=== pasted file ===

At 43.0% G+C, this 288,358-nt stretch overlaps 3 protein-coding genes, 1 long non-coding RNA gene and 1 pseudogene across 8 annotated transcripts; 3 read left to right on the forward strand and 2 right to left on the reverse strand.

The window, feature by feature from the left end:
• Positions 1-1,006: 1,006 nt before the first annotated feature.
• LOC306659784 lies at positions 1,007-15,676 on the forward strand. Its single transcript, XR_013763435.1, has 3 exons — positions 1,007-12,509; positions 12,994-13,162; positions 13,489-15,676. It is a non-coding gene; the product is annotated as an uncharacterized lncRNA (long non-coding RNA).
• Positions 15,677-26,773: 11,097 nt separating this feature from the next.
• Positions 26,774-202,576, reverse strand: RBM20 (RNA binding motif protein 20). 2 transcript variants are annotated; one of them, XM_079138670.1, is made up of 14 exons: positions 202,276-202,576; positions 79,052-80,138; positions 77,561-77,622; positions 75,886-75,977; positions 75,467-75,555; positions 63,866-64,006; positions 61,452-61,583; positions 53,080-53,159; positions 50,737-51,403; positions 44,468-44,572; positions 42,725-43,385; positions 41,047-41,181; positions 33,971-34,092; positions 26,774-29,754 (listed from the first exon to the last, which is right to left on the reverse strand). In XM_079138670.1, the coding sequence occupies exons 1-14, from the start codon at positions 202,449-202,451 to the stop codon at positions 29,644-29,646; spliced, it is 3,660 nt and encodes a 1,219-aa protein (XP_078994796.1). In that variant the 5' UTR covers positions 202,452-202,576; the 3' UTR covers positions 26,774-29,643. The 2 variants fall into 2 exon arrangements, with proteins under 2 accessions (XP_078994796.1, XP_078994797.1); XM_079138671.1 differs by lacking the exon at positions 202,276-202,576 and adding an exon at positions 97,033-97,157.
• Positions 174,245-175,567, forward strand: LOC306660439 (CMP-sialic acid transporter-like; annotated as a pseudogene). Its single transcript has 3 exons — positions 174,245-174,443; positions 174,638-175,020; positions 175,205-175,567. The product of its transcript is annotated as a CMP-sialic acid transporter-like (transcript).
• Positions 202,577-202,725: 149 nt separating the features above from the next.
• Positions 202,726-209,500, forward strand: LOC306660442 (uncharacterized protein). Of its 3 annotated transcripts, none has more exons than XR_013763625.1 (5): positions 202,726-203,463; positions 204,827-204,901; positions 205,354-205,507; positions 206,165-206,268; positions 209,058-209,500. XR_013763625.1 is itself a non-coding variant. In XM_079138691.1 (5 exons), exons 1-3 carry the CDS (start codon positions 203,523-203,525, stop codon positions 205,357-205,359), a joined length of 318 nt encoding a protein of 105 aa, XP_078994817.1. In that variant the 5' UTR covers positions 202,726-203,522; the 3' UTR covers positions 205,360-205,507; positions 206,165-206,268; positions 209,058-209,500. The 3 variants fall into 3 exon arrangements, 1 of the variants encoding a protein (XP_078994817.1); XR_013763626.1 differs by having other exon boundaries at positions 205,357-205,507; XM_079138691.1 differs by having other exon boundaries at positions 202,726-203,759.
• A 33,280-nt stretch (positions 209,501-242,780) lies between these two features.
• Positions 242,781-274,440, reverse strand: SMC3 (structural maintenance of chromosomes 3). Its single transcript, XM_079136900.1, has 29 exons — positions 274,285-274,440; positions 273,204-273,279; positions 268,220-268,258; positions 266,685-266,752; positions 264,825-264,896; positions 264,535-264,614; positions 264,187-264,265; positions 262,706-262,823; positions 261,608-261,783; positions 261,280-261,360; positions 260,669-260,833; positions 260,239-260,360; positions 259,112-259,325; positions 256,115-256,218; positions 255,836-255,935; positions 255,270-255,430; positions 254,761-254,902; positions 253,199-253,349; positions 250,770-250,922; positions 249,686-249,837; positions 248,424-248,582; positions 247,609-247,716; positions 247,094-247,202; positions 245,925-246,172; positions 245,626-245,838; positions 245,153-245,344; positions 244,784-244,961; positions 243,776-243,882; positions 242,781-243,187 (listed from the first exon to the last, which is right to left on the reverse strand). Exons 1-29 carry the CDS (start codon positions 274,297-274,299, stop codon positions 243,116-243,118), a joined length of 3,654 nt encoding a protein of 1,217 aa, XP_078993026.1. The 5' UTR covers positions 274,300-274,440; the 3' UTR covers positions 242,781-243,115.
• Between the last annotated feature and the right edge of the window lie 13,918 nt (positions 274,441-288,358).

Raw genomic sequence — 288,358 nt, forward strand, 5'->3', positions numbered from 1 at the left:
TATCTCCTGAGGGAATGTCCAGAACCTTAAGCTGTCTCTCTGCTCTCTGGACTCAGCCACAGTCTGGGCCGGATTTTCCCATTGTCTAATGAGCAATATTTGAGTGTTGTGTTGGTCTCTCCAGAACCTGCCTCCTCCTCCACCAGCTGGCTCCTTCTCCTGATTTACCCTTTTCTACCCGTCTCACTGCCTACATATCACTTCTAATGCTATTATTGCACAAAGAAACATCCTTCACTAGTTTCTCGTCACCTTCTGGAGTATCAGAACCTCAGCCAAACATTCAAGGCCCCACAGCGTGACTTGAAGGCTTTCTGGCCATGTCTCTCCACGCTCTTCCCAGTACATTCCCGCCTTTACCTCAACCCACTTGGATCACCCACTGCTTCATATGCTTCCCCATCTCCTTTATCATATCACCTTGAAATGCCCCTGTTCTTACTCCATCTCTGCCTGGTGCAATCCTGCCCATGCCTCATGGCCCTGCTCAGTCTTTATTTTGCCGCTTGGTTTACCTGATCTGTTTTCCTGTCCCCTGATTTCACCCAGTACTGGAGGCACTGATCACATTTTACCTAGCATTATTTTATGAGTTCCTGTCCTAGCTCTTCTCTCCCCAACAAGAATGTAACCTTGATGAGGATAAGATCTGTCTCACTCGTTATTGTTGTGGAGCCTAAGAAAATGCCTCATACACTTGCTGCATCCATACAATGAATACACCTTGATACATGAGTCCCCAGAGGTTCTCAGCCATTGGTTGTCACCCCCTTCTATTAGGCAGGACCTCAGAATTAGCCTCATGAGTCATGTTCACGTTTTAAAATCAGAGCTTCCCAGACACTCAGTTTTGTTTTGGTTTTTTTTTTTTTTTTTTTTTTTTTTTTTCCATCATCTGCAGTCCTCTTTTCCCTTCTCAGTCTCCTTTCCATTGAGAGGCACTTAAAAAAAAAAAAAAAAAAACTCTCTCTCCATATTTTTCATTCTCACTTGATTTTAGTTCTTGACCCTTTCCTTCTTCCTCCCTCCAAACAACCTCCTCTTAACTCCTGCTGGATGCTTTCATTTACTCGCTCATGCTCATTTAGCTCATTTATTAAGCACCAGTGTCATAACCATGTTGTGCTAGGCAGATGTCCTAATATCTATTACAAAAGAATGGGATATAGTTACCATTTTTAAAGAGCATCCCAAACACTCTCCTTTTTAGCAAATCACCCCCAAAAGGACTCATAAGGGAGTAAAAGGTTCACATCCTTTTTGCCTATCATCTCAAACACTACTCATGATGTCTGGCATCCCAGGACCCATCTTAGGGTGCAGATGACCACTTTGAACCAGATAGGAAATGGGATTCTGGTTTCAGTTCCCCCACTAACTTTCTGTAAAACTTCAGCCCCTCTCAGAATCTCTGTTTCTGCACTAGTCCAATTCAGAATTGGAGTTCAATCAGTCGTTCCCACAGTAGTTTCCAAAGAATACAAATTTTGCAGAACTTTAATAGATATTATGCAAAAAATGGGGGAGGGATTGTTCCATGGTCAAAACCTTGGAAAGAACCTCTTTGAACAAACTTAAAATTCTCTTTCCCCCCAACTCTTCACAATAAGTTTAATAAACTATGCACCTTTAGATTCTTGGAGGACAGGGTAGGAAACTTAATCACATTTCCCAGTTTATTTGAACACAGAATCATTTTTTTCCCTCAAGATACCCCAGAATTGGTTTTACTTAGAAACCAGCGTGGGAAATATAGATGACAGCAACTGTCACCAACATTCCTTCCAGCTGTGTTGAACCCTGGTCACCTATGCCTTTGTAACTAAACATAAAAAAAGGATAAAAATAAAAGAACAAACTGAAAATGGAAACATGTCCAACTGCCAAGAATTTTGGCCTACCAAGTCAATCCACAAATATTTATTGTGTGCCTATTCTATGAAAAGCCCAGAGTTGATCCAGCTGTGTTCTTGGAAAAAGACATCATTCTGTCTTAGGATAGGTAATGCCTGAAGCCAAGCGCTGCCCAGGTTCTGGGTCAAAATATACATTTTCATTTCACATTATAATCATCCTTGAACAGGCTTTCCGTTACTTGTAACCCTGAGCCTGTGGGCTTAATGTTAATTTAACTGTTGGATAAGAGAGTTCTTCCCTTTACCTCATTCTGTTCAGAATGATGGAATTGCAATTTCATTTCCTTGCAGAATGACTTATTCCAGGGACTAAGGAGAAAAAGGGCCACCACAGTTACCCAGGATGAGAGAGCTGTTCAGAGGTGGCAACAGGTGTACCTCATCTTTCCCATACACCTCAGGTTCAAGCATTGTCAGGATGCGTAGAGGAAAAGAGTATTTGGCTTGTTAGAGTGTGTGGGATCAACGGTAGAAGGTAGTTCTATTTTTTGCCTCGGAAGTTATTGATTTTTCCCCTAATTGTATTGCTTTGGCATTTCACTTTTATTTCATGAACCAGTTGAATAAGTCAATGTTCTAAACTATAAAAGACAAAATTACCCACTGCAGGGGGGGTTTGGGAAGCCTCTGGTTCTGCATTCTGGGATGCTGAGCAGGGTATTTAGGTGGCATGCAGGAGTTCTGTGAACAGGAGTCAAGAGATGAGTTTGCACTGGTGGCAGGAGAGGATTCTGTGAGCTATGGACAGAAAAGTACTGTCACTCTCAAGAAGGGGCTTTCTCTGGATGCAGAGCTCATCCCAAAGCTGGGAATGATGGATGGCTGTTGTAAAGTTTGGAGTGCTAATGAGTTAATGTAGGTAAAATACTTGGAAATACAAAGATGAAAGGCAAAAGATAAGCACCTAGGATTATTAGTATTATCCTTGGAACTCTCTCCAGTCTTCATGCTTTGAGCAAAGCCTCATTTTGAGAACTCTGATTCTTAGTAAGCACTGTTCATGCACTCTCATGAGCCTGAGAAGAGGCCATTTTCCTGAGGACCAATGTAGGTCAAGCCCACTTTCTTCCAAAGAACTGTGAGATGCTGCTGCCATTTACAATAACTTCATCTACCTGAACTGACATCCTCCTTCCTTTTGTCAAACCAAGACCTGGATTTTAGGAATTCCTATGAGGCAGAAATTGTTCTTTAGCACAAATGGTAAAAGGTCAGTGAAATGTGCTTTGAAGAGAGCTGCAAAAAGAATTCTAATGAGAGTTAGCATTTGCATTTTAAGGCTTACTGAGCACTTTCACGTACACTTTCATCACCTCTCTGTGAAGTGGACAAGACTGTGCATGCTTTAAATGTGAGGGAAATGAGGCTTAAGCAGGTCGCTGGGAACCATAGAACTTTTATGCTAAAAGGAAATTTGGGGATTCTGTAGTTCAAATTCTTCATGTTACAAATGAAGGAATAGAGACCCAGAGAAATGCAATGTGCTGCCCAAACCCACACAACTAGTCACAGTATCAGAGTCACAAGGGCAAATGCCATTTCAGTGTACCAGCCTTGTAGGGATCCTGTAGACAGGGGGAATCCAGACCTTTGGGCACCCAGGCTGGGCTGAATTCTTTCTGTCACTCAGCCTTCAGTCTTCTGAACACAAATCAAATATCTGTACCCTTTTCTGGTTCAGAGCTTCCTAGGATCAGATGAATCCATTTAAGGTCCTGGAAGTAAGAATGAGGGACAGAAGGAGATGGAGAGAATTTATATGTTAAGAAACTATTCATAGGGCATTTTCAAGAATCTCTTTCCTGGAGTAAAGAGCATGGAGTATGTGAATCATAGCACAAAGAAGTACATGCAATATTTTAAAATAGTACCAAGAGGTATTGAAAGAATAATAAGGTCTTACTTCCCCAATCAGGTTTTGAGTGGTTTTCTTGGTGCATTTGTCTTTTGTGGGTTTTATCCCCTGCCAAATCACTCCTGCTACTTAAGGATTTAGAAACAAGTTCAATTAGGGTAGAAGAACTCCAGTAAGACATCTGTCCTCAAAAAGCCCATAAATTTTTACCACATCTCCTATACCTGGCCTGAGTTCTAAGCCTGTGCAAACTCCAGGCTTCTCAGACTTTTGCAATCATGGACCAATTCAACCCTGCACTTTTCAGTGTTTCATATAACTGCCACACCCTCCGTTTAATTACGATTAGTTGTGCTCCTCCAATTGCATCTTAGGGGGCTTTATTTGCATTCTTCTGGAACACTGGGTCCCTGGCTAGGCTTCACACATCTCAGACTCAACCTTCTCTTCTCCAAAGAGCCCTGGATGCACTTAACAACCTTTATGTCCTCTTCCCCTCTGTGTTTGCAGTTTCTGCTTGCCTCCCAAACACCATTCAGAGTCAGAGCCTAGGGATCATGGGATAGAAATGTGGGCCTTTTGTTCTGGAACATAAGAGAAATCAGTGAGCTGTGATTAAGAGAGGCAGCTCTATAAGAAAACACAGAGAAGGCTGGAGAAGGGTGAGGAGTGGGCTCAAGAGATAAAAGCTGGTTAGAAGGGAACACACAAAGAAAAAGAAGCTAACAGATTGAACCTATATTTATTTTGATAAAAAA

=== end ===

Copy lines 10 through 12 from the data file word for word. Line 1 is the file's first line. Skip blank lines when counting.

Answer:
• A 33,280-nt stretch (positions 209,501-242,780) lies between these two features.
• Positions 242,781-274,440, reverse strand: SMC3 (structural maintenance of chromosomes 3). Its single transcript, XM_079136900.1, has 29 exons — positions 274,285-274,440; positions 273,204-273,279; positions 268,220-268,258; positions 266,685-266,752; positions 264,825-264,896; positions 264,535-264,614; positions 264,187-264,265; positions 262,706-262,823; positions 261,608-261,783; positions 261,280-261,360; positions 260,669-260,833; positions 260,239-260,360; positions 259,112-259,325; positions 256,115-256,218; positions 255,836-255,935; positions 255,270-255,430; positions 254,761-254,902; positions 253,199-253,349; positions 250,770-250,922; positions 249,686-249,837; positions 248,424-248,582; positions 247,609-247,716; positions 247,094-247,202; positions 245,925-246,172; positions 245,626-245,838; positions 245,153-245,344; positions 244,784-244,961; positions 243,776-243,882; positions 242,781-243,187 (listed from the first exon to the last, which is right to left on the reverse strand). Exons 1-29 carry the CDS (start codon positions 274,297-274,299, stop codon positions 243,116-243,118), a joined length of 3,654 nt encoding a protein of 1,217 aa, XP_078993026.1. The 5' UTR covers positions 274,300-274,440; the 3' UTR covers positions 242,781-243,115.
• Between the last annotated feature and the right edge of the window lie 13,918 nt (positions 274,441-288,358).